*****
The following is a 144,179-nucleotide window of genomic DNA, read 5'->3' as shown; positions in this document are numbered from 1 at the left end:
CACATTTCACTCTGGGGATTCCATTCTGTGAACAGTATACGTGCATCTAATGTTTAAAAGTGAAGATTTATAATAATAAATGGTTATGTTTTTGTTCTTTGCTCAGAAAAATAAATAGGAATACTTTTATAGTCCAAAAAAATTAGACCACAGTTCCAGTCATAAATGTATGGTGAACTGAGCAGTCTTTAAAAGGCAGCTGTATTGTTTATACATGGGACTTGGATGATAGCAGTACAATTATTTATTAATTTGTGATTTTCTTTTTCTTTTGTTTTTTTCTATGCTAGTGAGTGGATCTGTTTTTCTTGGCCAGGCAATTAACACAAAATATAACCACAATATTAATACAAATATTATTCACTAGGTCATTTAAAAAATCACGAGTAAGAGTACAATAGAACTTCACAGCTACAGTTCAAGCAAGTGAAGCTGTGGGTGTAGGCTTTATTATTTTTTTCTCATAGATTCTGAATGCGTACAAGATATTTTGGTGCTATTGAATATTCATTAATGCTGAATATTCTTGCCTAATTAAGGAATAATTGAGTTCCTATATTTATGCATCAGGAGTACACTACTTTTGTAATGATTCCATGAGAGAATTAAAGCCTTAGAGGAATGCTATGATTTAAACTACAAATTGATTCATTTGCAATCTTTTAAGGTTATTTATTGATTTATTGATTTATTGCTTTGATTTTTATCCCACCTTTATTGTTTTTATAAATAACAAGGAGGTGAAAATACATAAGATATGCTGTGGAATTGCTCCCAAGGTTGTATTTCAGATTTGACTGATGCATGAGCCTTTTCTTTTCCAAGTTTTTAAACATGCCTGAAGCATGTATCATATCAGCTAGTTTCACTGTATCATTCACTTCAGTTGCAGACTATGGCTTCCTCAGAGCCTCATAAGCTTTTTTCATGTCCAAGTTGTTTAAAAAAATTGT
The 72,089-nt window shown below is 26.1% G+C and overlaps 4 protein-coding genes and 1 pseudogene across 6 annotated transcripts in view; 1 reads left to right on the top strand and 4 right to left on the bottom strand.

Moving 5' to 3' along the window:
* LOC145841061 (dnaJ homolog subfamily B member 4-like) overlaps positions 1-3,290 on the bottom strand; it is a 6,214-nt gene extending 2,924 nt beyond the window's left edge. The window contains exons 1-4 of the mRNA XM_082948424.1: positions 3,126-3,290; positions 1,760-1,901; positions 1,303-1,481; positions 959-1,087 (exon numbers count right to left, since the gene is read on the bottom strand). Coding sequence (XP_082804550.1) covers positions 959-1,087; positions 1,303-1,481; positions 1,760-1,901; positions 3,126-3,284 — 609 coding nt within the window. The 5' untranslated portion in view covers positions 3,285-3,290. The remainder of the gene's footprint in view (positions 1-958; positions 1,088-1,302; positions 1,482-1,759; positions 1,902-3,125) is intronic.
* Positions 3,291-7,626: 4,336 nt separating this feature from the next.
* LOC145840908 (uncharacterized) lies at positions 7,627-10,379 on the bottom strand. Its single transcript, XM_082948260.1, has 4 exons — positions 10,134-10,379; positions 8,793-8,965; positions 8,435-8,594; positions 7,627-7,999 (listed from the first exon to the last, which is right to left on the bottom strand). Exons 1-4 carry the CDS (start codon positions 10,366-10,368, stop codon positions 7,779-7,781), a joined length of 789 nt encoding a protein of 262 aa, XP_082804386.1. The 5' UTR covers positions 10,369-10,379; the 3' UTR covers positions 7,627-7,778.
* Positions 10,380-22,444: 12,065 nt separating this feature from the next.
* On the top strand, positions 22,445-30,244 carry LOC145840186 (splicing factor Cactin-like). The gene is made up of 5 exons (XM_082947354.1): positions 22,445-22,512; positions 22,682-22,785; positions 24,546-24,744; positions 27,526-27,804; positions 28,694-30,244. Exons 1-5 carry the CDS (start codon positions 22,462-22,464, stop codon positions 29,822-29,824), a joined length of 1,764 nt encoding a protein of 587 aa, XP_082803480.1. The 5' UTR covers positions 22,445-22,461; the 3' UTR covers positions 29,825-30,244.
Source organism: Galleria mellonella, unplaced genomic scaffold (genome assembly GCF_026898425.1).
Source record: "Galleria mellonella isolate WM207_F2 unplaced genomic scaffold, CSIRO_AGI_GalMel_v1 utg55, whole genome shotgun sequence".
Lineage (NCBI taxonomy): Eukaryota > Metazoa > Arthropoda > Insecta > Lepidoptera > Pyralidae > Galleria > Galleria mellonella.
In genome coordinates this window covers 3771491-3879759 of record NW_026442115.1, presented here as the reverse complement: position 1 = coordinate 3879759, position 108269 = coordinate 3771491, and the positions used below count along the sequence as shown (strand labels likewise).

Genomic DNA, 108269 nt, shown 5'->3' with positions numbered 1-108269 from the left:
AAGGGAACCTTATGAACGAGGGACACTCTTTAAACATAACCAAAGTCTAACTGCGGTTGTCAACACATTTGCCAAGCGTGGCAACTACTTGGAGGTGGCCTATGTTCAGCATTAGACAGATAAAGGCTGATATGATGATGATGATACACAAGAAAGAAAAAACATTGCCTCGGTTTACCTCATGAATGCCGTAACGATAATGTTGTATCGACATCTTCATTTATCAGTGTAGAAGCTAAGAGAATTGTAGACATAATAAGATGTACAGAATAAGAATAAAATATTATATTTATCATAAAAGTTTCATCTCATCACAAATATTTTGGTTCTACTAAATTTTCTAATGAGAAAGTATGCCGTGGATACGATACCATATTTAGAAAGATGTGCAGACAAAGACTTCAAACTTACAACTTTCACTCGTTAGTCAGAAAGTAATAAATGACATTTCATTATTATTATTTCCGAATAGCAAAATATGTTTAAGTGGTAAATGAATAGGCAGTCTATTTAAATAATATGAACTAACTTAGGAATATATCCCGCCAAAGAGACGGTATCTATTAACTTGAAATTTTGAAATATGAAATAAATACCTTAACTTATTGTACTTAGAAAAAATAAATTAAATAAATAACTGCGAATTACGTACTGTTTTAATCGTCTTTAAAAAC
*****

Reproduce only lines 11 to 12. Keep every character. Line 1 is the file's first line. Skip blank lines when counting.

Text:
Source record: "Galleria mellonella isolate WM207_F2 unplaced genomic scaffold, CSIRO_AGI_GalMel_v1 utg55, whole genome shotgun sequence".
Lineage (NCBI taxonomy): Eukaryota > Metazoa > Arthropoda > Insecta > Lepidoptera > Pyralidae > Galleria > Galleria mellonella.